I drink hot chocolate just about everyday. I know, this sounds indulgent, but honestly it isn’t. My cup for one is very straightforward: a few teaspoon of Dutch-process cocoa powder, a couple tablespoons of sugar, a pinch of salt, a half teaspoon or so of vanilla extract, and hot water or milk, depending on how I’m feeling. Piping some low-fat whipped cream or floating a marshmallow or two on top makes for a warming, chocolaty treat that only feels extravagant.
Despite my longstanding loyalty to this satisfying recipe, I recently came upon a version of hot chocolate that inspired me to not only think about drinking chocolate in an entirely new way, but to get to the stove and develop a recipe of my own, as well.
It was while watching a recent episode of Gourmet’s Adventures with Ruth on PBS that I was first introduced to the Italian elixir known as cioccolata calda. Now, although this term simply translates as “hot chocolate” in English, in reality the beverage itself is quite different from American hot chocolate and, indeed, is as exotic and sumptuous as its name implies. In this particular episode of Ruth Reichl’s TV show, she and her traveling companion, the actress Dianne Wiest, were exploring Venice. At one point, Ms. Wiest wanders into a cioccolateria and within minutes is swooning over a small cup of this dark drinking chocolate. The image on the screen remains with me still. A large copper saucepan filled with thick chocolate simmers gently as powdered ginger, whole cardamom pods, sticks of cinnamon, and bits of vanilla beans perfume and lend complexity to the sweet pool. A flavorful example of Venetians’ penchant for spicy food and drink, cioccolata calda is also prepared in many spicy-sweet variations around Italy.
I have since learned that Italian hot chocolate is usually prepared with cocoa powder, water or milk, and various spices. What makes it truly unique, though, is the addition of flour or cornstarch to thicken the mixture. Just how thick the chocolate becomes varies from recipe to recipe. Some cioccolata caldas are so thick that they resemble hot puddings more than beverages, while others are more akin to very rich custards.
The recipe I have developed is a variation on the traditional Italian drinking chocolate. First, I perfume the milk with a delicate infusion of ground ginger, cardamom, and cinnamon and sweeten it with a bit of brown sugar. I then thicken it with just enough cornstarch to create a thin custard consistency. Next, because I wasn’t able to achieve the deep chocolaty flavor I was looking for using cocoa powder, I turned to bittersweet or semisweet chocolate. This not only easily lends chocolate intensity to the drink, but it also thickens it some more. The result is a thick custard- or crème anglaise-like hot chocolate that gives a satisfying nod to the thick-enough-to-make-a-spoon-stand-up Italian original, but, to my mind, achieves a seductive, velvety consistency that I find easier and more pleasant drink. A final splash of warm, fragrant vanilla extract rounds out and lends depth to the happy trio of milk, chocolate, and spice.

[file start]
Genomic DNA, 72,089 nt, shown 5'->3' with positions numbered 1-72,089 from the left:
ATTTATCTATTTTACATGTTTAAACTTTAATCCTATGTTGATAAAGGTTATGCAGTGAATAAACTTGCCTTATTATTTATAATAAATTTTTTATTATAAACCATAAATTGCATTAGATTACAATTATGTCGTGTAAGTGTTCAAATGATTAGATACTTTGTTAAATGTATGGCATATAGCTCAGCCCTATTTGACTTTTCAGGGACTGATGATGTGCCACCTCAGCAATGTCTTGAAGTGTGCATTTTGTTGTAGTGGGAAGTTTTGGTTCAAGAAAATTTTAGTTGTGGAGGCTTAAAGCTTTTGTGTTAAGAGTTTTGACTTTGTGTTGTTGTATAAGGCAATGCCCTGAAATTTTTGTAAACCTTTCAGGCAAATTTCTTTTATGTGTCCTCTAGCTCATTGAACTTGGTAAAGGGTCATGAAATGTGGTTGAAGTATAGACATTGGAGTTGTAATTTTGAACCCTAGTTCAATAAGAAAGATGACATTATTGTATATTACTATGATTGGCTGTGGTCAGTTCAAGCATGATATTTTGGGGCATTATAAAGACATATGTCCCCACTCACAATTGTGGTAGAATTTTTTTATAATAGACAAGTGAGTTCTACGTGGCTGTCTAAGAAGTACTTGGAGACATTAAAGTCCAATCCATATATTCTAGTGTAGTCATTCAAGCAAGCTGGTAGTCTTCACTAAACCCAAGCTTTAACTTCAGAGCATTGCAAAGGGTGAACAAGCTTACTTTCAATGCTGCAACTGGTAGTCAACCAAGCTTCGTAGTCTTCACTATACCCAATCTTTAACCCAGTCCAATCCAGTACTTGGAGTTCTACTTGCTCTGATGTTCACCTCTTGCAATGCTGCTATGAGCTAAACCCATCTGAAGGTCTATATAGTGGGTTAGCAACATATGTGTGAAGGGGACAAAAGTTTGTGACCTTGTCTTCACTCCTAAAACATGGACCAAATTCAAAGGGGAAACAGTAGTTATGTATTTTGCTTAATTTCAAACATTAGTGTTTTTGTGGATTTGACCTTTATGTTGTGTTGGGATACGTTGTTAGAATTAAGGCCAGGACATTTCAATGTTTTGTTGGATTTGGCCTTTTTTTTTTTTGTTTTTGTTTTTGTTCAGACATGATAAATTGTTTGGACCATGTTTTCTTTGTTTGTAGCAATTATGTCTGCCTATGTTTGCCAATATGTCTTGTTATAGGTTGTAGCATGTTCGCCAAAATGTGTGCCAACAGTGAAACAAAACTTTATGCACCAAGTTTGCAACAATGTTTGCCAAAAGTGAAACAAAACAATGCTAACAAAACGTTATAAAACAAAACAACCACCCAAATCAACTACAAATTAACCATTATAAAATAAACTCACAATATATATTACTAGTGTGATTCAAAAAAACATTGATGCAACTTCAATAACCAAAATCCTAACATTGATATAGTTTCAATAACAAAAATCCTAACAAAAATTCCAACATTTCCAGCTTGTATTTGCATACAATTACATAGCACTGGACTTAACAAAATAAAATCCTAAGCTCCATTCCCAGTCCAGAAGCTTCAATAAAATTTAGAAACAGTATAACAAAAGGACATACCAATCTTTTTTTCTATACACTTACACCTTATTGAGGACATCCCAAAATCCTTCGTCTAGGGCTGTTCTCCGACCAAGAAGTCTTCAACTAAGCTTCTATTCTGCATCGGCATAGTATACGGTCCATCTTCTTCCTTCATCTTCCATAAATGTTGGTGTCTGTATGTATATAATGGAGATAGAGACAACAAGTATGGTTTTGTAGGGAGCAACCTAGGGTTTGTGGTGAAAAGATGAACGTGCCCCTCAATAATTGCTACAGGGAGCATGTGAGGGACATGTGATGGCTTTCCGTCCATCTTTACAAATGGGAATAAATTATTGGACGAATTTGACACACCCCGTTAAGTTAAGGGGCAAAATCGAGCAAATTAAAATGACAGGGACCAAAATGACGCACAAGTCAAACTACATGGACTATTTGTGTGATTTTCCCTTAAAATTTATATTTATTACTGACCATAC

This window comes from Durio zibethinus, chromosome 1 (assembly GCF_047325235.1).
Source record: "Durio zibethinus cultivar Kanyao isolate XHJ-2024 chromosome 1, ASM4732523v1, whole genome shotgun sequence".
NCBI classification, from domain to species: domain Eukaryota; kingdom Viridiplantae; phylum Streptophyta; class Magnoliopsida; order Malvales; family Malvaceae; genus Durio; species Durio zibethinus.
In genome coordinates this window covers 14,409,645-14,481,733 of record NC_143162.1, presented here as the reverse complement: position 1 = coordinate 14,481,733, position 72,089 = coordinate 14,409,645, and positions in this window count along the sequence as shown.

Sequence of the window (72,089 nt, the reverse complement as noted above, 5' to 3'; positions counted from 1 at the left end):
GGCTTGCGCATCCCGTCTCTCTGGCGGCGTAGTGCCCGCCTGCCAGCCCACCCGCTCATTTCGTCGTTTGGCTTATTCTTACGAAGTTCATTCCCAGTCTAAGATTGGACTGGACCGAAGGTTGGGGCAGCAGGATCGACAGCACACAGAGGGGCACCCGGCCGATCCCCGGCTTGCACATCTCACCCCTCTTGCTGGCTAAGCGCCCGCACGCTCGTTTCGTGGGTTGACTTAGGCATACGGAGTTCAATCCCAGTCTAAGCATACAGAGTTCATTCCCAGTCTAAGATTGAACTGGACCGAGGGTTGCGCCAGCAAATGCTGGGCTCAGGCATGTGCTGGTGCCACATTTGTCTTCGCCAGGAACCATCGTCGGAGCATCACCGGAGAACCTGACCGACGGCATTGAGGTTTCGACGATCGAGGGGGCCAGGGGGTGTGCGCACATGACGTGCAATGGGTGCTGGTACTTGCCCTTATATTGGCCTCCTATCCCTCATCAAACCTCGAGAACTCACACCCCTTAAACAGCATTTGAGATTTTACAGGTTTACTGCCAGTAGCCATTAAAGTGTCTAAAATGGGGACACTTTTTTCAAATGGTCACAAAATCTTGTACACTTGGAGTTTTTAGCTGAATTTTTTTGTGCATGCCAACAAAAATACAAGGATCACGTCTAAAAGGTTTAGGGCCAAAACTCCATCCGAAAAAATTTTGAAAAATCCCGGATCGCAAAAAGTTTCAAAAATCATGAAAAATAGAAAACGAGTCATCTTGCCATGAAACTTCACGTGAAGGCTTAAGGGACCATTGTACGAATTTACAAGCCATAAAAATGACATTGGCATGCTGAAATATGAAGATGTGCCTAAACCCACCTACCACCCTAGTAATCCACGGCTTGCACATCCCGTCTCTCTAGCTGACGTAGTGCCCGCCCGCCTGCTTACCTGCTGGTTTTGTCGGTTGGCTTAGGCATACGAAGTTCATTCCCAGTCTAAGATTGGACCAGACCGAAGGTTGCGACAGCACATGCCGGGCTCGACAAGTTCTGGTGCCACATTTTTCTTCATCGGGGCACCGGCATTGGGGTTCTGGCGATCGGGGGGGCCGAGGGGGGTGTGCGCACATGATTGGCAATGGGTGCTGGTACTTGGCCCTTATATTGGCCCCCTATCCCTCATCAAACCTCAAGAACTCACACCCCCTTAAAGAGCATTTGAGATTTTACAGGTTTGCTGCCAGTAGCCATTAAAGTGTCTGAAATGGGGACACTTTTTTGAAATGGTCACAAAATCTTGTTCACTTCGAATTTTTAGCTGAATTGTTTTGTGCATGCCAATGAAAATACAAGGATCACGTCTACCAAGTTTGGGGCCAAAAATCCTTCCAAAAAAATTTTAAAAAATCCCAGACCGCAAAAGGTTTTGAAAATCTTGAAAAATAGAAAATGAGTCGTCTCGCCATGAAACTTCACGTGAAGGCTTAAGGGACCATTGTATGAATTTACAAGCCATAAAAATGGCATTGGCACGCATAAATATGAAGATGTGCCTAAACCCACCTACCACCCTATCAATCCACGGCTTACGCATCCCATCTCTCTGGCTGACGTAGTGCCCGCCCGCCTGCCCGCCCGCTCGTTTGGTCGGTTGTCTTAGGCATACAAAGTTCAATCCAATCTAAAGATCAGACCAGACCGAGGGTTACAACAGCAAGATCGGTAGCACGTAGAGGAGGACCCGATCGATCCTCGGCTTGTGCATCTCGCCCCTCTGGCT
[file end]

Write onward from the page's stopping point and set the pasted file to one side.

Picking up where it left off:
I advise serving cioccolata calda in small cups with a bit of whipped cream or a marshmallow or two. I hope this American version of an Italian classic finds a place in your repertoire—perhaps for the times when my more traditional, leaner recipe leaves you craving a bit more luxury.
Makes 1 1/2 cups
1 1/2 cups whole milk
1 teaspoon cornstarch
1 tablespoon dark brown sugar
1/4 teaspoon ground cinnamon
1/4 teaspoon ground ginger
1/4 teaspoon ground cardamom
Pinch of salt
2 1/2 ounces bittersweet chocolate, chopped
1 teaspoon vanilla extract
Pour about 2 tablespoons of the milk into a small bowl and pour the rest into a small saucepan. Add the cornstarch to the small bowl of milk, stirring until it is dissolved. Add the brown sugar, cinnamon, ginger, cardamom, and salt to the saucepan of milk and scald (heat just below the boil) over medium-high heat. Whisk in the cornstarch mixture, reduce the heat to medium low, and simmer, stirring frequently, until the milk has thickened slightly, 5 minutes. Add the chocolate, stirring until it has melted completely and the hot chocolate is the consistency of thick heavy cream or crème anglaise (it will coat the back of a spoon). Stir in the vanilla and strain the hot chocolate into a heatproof pitcher.
Pour the cioccolata calda into mugs or heatproof glasses and serve immediately.